But if you give him your life, if you choose to enter the manger like the shepherds did, then expect his peace to envelop you. Merry Christmas.

Homily 4th Sunday of Advent Cycle C December 20, 2015

In the Visitation of Mary to Elizabeth, we see the beauty of motherhood coming together along with the joy of their children.

It was at this time last year, if you recall, that my niece Randi – spelled with an I at the end – gave birth to her third-born son, and named him Lincoln. For an Abraham Lincoln fan like myself, it was one of the best names I could ever hear. If his name wasn’t going to be Pio, after St. Padre Pio, or if it wasn’t going to Maximilian, after St. Maximilian Kolbe, then Lincoln was perfect.

And, if you further recall, I mentioned last year the Sunday before Christmas that my niece Randi – with an I at the end of her name – was in labor for a total of 8 minutes. I wouldn’t even run out of fingers counting the number of minutes that her labor lasted. Maybe that’s why Lincoln is such a happy boy today.

Mary’s labor may or may not have been the same. Only Joseph was there at the time, and the talented carpenter from Bethlehem never left any writing or notes as to how long his wife Mary was in the throes of labor. Amazingly, some people believe there was no labor or birth pains for Mary due to the combination of her giving birth to the Son of God as well as her being the Immaculate Conception. I tend to differ with that theological synopsis concerning the conclusion to Mary’s pregnancy. If her heart could be pierced with a sword at the end of Jesus’ life, as Simeon predicts about her in the Temple at the Presentation of Jesus, if she could feel and know intense pain at the end of her Son’s life, then she most likely felt pain – labor pain – at the beginning of his life also.

We have, five days before Christmas, one of the most beautiful Gospels we will hear proclaimed throughout the 3-year cycle of Sunday readings. The Gospel of Double Pregnancy.

The Visitation of Mary to Elizabeth, however, is not your ordinary gathering of two women who happen to be with child. It’s not like two expectant mothers who meet on a bench at Elm Park, be in each other’s company and talk about how things are going inside of them. Or, like two expectant mothers shopping together in the baby department of a store at the Solomon Pond Mall. There’s something deeply special about two expectant mothers who happen to be in each other’s company. And I’m sure there’s more than a few mothers who understand this Gospel setting.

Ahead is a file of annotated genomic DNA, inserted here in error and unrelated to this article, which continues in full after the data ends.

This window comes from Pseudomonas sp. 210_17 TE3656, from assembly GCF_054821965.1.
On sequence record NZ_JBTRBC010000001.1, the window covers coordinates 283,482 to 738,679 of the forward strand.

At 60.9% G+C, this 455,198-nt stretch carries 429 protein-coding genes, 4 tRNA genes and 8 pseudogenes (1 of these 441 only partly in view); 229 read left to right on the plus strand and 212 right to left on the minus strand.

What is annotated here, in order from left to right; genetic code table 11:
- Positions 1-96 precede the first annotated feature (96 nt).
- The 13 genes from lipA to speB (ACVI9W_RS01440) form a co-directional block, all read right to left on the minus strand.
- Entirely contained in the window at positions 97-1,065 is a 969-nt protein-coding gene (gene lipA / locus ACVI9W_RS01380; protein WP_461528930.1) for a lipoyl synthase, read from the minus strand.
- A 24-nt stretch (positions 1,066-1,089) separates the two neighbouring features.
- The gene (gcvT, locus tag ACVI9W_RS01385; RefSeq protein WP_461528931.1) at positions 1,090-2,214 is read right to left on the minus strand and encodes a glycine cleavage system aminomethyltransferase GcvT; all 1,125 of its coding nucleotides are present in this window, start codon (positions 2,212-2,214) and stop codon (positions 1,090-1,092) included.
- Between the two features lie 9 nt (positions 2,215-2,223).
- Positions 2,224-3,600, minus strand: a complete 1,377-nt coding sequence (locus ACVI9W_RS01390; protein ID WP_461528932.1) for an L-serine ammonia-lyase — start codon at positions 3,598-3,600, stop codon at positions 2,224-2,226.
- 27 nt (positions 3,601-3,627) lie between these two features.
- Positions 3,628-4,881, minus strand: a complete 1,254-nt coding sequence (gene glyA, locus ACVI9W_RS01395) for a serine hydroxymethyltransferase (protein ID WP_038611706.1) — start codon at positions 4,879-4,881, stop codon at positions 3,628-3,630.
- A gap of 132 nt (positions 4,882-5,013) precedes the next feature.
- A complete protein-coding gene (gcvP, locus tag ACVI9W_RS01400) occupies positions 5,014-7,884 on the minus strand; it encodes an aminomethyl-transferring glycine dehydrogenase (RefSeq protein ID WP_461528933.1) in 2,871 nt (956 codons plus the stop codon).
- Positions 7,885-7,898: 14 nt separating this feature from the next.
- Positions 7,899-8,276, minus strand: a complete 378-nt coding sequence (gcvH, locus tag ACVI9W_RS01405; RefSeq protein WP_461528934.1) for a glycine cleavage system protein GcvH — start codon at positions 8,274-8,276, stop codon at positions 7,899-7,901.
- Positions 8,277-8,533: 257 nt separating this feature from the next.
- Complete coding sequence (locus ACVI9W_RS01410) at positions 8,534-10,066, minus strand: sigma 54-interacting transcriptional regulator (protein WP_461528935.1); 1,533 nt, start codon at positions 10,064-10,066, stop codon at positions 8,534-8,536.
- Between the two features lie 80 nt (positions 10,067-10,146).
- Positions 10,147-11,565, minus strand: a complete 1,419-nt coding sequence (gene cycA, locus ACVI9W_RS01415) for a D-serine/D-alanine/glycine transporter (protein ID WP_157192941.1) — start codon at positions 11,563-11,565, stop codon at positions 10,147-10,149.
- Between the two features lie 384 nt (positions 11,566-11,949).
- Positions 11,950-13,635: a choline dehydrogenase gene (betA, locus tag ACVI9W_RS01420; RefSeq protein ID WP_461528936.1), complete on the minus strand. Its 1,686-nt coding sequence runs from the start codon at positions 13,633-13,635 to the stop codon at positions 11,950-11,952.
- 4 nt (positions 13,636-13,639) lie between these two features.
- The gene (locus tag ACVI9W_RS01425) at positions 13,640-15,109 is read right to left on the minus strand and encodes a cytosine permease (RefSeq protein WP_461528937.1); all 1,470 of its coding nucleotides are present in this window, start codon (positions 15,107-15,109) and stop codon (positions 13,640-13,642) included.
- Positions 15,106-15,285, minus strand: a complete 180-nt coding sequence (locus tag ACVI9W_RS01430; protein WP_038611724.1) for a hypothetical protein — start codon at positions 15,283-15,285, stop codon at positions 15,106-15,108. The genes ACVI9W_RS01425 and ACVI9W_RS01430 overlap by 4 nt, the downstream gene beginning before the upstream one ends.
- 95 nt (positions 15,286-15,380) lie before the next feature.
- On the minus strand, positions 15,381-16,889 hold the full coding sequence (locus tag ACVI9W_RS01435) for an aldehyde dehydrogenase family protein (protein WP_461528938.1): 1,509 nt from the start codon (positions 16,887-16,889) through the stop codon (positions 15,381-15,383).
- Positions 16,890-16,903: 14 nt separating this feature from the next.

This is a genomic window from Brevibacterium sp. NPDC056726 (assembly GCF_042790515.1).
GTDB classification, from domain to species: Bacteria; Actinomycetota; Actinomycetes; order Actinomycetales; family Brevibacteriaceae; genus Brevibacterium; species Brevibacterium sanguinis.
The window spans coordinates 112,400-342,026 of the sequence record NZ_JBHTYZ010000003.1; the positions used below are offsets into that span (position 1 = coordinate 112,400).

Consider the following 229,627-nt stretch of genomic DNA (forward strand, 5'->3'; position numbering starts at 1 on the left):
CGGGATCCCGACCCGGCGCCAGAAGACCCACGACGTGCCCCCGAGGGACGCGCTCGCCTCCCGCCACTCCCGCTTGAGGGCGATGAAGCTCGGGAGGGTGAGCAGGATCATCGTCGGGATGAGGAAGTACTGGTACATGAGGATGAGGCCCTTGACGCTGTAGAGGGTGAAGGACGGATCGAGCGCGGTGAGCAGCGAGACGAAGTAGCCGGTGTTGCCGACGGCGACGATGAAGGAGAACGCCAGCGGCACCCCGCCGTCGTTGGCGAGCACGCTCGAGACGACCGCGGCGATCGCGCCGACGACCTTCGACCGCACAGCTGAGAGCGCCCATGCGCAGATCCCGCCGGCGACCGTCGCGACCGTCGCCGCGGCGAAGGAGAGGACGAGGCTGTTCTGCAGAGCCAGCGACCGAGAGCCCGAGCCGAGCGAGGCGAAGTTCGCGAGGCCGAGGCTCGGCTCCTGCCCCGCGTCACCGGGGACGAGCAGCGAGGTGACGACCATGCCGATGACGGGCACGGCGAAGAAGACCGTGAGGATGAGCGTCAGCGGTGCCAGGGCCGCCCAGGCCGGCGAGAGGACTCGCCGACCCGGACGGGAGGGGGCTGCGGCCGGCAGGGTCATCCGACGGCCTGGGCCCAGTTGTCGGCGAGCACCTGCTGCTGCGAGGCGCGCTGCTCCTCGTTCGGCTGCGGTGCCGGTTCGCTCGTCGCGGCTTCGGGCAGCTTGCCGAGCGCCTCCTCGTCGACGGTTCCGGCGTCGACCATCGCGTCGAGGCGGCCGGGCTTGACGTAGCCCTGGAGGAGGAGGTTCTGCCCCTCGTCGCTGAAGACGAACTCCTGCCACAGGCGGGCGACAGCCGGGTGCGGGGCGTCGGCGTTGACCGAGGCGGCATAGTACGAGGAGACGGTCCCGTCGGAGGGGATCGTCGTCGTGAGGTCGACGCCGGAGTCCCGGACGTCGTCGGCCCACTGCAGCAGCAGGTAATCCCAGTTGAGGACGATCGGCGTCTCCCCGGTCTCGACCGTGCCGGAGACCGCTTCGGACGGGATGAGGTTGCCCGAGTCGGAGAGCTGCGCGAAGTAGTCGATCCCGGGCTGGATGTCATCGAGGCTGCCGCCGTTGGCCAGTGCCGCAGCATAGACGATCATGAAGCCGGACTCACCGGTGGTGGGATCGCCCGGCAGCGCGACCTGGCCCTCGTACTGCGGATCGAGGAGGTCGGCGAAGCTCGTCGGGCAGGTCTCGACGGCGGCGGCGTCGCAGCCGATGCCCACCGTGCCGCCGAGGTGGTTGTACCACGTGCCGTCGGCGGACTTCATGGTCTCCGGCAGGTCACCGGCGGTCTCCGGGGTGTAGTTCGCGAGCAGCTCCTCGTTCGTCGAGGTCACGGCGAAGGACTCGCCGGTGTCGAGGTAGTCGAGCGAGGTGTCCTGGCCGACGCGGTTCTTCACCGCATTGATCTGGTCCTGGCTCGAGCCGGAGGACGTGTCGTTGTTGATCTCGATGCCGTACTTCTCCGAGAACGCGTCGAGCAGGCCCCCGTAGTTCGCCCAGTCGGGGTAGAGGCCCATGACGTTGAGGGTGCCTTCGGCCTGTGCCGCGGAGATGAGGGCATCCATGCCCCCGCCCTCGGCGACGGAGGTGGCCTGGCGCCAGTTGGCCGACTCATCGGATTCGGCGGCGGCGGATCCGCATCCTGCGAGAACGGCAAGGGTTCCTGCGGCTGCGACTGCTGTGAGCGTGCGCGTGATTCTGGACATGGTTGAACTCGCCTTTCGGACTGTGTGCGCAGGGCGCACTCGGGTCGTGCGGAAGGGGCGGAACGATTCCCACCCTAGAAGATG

These two holy women, however, are both filled with the Holy Spirit, are carrying respectively the last of the Old Testament Prophets and the Son of the Most High, and are joining together to rejoice in the goodness of the children they carry. But also in the goodness of the message their children will proclaim when they attain to their adult years.

Notice, however, the priority in this Gospel of Double Pregnancy. Mary is the one who travels to Elizabeth, most likely because Mary is still a teenager and Elizabeth is considered an older woman at this time in history. But once Mary arrives at the house of Elizabeth and Zechariah, whose mouth is permanently shut for 9 months because he didn’t believe the angel, Mary is raised above Elizabeth by Elizabeth’s own words; “Blessed are you, Mary, among women, and blessed is the fruit of your womb.” Elizabeth’s attention is not to herself first, but on Mary and her child first. In other words, Elizabeth is the precursor of Mary in the same way that John her son is the precursor of Jesus, the Son of Mary.

There’s no question that Mary blesses Elizabeth also, just by her presence alone with the child she is carrying. But Elizabeth’s blessing of Mary raises the Mother of God to the highest level that motherhood can possibly be raised to. Because of Who Mary is carrying. And Elizabeth raises Mary in the way that John will do so for Jesus. The apple of John did not fall far from the tree of Elizabeth his mother.

What this all means for us is that as we approach the celebration of Christmas this week, may we do so by way of prioritizing the presence of the Lord in our lives, our gatherings, and in our celebrations. Mary and Elizabeth are like the very first Christmas party. But look at how it occurs. The greater focus of their meeting is on Mary and her child, thanks to the holy words of Elizabeth: “And how does this happen to me, that the mother of my Lord should come to me?”

The family coming together; the meal that Mary undoubtedly enjoyed at the home of Elizabeth and Zechariah after her long journey from Nazareth; the joy of being in the presence of people we love; the God-filled language spoken from one mother to another; the hugs, the kisses,, the words “I missed you,” the cares and concerns about each other’s lives, and so forth.

As we gather with family and friends in just a few days, may our attention imitate the attention of Elizabeth, celebrating the joy of Mary’s pregnancy and raising the birth of her Son to the priority it deserves, while making the birth of our Lord the center and heart of our respective gatherings this Christmas.